• Audits: OIG released 47 audit reports and 14 evaluations. It expects to recover more than $1.14 billion from its audit work. The agency also questioned more than $1.6 billion in costs, too.
  • Investigative recoveries: OIG anticipated its investigative recoveries at $1.44 billion during the reporting period.
  • Criminal actions: The federal watchdog brought criminal actions against 320 individuals and entities.
  • Civil actions: OIG levied civil actions against 320 individuals and entities.
  • Exclusions: The feds excluded 1,043 individuals and entities from federal healthcare programs over the time period.

Critical: OIG’s focus on COVID was a major factor in its report, particularly related to Medicare. The agency points to an alarming increase in COVID testing that ran adjacent to a marked decrease in non-COVID testing for Part B beneficiaries, highlighting that the feds spent $1.5 billion on COVID-19 tests in 2020, but only $1.2 billion for other tests during the same period. “In total, laboratory spending increased by 4 percent, but the decrease in utilization of non-COVID-19 tests raises concerns about potential impacts on beneficiary health,” warns the report.

View the full report.

Industry Notes

Cigna: Future Claim Denials

Cigna plans to implement a new Unacceptable Principal Diagnosis Codes Reimbursement Policy on 08/13/2022.

Principal diagnosis” is a concept for inpatient admissions. It is “that condition established after study to be chiefly responsible for occasioning the admission of the patient to the hospital for care”. Within the ICD10 tabular list, codes that should not be used as a principal diagnosis are identified as “unacceptable principal diagnosis”. Per the new policy, if an unacceptable principal diagnosis is the only diagnosis code used, the claim will deny.

Why is this a problem for us?

Both Z23 (encounter for immunization) and Z20.822 (exposure to COVID) are unacceptable primary diagnoses.

The policy has been delayed twice.  Experity will continue to monitor. Read the new reimbursement policy at

Payer Record Requests for Post-Payment Review

Insurance companies are busy doing post-payment reviews to recoup money.  Usually requests for records are sent to the physical address of the practice.  They are usually over 10 pages long with the majority being a list of patients.

Be on the lookout for letters from payers. These requests have deadlines. Failure to send records by the deadline has resulted in large refund requests. Don’t waste time. Respond quickly to payers to avoid unnecessary financial repercussions.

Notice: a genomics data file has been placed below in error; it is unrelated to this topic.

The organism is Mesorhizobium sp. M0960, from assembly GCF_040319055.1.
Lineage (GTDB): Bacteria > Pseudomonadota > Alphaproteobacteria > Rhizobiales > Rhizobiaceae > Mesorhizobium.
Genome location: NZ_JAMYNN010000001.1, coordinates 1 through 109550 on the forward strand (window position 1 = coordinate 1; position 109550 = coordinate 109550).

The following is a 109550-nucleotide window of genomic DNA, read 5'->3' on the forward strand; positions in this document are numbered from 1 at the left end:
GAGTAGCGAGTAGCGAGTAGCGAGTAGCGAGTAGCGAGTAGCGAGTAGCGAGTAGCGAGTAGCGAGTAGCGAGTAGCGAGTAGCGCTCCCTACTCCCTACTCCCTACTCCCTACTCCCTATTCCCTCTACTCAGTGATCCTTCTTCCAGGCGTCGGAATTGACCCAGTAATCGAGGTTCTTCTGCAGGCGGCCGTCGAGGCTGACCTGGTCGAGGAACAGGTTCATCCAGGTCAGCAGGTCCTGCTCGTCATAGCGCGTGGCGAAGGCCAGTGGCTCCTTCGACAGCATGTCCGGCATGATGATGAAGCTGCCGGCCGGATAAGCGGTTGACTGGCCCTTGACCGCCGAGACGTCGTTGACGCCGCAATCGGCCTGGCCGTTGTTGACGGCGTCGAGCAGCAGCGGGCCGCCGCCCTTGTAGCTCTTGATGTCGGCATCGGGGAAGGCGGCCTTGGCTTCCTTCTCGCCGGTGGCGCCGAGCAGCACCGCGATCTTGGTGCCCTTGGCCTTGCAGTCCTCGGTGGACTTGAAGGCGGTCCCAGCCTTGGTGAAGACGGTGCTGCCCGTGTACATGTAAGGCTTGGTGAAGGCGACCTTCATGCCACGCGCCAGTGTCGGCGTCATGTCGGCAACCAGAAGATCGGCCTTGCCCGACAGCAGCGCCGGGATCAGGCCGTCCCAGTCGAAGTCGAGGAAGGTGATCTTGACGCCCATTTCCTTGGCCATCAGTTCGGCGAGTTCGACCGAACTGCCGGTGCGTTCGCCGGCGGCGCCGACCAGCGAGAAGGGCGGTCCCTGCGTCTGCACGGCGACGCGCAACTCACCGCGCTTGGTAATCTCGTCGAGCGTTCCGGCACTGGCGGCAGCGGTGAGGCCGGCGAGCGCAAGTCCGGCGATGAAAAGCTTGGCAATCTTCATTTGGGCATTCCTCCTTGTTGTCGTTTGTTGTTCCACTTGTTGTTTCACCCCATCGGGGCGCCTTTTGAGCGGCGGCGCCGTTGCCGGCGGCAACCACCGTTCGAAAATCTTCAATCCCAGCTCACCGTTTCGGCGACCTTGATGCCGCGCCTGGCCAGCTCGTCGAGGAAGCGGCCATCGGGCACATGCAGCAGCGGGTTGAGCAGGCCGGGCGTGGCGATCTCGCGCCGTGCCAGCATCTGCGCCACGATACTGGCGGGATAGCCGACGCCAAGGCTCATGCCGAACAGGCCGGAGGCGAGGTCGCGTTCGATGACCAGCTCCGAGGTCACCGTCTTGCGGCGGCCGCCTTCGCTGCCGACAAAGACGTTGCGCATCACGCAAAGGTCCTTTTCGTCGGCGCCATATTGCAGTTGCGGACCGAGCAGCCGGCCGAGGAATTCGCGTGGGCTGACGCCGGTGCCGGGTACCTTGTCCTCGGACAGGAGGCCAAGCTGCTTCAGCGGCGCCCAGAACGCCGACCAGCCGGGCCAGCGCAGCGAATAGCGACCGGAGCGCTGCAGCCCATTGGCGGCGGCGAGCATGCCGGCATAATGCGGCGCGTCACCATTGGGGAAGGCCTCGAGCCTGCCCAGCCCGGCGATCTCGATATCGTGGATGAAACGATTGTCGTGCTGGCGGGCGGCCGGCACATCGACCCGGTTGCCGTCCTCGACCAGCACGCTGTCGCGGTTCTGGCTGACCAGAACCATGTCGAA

New York Workers Compensation Claims

Effective July 1, 2022, the New York Workers’ Compensation Board (NY WCB) is requiring all workers’ compensation claims be submitted on a CMS-1500 claim form with a medical narrative to both the workers’ comp carrier and the NY WCB.

The goal of this initiative is to increase health care provider participation in the work comp system and improve injured workers’ access to timely, quality medical care, as well as reduce the administrative burden of time-consuming paper forms.

As a requirement of this initiative, providers must complete registration on the NY WCB Medical Portal to obtain an NY WCB Auth Number. The estimated turnaround time for approval is one business day per the NY WCB.

For more information, ask your Client Success Manager at Experity.

New Telehealth Place of Service Codes

At the beginning of 2022, the Centers for Medicare & Medicaid Services (CMS) implemented a new place of service (POS) code 10 for telehealth services to indicate the patient location (i.e., distant site) was the home. Medicare updated their system to accept this POS as of April. Other payers are now following their example.

At this time, this POS has no impact on reimbursement. It is informational only. POS 10 was loaded in the Experity system when announced so it is available for clients to start using.

Interested in more urgent care tips, best practices, and industry updates? Check out our April and June installments.